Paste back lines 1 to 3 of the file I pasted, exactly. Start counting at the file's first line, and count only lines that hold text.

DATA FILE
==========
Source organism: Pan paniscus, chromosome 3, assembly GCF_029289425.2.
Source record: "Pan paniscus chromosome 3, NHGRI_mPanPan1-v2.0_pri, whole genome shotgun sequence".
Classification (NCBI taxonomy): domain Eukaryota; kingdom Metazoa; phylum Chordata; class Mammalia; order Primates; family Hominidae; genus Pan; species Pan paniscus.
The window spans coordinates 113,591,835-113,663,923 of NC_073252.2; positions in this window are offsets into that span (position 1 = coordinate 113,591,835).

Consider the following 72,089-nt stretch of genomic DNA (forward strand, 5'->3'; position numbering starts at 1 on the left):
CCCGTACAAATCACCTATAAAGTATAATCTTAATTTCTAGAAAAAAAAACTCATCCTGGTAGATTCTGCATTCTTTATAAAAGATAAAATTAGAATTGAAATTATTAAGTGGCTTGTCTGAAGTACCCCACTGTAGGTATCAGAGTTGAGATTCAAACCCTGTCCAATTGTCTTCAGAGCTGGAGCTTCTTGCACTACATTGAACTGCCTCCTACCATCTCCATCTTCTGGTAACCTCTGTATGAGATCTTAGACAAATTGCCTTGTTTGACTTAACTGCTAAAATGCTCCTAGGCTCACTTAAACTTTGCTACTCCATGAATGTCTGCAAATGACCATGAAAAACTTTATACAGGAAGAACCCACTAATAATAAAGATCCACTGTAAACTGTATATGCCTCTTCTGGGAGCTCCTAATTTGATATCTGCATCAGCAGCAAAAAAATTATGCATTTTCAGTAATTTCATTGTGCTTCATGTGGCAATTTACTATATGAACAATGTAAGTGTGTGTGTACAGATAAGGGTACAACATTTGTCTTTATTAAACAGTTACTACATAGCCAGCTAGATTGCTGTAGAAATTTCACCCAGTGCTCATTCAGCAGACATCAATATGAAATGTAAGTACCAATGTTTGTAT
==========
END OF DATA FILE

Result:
Source organism: Pan paniscus, chromosome 3, assembly GCF_029289425.2.
Source record: "Pan paniscus chromosome 3, NHGRI_mPanPan1-v2.0_pri, whole genome shotgun sequence".
Classification (NCBI taxonomy): domain Eukaryota; kingdom Metazoa; phylum Chordata; class Mammalia; order Primates; family Hominidae; genus Pan; species Pan paniscus.